Yay! Rain’s on the way! Are your succulents ready? Succulents love rain but some may be in danger of getting too much.
Here’s my own Succulent Rain Checklist:
— Channel runoff away from low-lying garden beds.
— Turn off automatic irrigation. Leave it off until the weather warms and the soil dries in spring.
Succulents in containers, outdoors:
— Check to make sure drain holes aren’t clogged. This sometimes happens when pots sit on the ground instead of atop rocks or pavement. Use a chopstick to test the hole (push upward from underneath).
— If soil is already wet, move potted succulents under cover. A bit more rain probably won’t hurt, but if succulents (especially rotund euphorbias and cacti) stay cold and wet for prolonged periods, they may rot.
Succulents in containers indoors and on covered patios:
— Place them where they’ll get a good soaking. Rain provides dissolved minerals and nitrogen, washes away dust that inhibits photosynthesis, flushes harmful salts from the soil, and boosts spring growth and flowering.
— Set out buckets and pitchers to collect rainwater. Use it to water succulents you can’t or didn’t move.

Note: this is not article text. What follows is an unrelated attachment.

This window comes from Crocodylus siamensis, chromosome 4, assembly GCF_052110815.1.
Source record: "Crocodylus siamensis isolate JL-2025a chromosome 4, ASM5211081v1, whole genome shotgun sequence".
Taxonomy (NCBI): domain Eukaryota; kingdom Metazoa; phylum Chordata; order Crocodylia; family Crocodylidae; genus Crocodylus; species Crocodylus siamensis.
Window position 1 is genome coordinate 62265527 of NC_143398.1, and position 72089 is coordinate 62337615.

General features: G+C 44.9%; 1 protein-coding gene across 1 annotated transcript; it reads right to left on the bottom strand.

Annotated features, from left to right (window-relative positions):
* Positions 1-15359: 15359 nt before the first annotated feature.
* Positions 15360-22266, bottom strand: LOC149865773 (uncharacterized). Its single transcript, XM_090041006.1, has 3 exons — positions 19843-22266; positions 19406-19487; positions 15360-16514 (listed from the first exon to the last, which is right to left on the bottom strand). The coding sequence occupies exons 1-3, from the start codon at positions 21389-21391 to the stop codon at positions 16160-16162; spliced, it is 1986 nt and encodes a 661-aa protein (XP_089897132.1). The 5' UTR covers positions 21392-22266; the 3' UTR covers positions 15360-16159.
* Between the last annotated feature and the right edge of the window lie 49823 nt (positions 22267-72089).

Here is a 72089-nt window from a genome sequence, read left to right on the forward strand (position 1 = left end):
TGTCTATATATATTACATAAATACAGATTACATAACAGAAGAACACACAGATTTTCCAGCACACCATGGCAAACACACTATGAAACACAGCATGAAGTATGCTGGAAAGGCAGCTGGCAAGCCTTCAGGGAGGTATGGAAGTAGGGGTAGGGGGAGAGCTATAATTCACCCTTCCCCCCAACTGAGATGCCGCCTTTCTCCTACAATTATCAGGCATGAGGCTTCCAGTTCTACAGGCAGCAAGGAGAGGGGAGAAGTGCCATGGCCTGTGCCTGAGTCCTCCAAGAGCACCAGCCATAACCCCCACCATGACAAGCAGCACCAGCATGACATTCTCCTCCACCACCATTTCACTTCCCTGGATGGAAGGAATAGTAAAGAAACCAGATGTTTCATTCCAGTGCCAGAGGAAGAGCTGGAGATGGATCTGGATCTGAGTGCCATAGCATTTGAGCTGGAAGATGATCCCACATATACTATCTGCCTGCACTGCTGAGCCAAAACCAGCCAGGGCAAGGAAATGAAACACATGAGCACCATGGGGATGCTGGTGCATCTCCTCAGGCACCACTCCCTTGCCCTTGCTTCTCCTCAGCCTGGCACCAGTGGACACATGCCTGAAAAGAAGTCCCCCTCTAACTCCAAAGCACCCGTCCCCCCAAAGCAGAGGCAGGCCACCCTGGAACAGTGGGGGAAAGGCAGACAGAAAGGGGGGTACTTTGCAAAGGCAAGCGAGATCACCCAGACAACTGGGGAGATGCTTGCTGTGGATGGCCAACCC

— It’s seems obvious but is worth emphasizing: Don’t set succulents in non-draining containers out in the rain.
After the rain:
— Don’t let sunshine scorch plants you’ve moved into the open. Haworthias, sansevierias, and anything variegated are especially vulnerable.
— Check the forecast. If nighttime temps are predicted to drop to 32 degrees F or lower, late in the afternoon cover vulnerable succulents with bedsheets. Or use a lightweight, non-woven fabric sold in garden centers as “frost cloth” or “floating row cover.” Succulents along walls or under eaves and trees are less likely to freeze than those beneath open sky.
What about hail?
There’s not much you can do. In several seconds, soft-leaved succulents can get pitted by hail’s impact. The good news is that spring growth usually hides the damage. You can try protecting soft-leaved succulents (like Agave attenuata) with frost cloth. I place an old window screen atop my thin-skinned, juicy-leaved Glottyphyllum linguiforme because hail makes it look terrible forever.
Related info on my site:
Caring for Your Succulent Garden After Rainstorms, Checklist Rain at last! Could the California drought finally be over? Well, no. It’ll take hundreds of years for underground aquifers…[Continue reading]
On my YouTube channel:
Did you find this newsletter helpful? Feel free to forward it to a friend! ~ Debra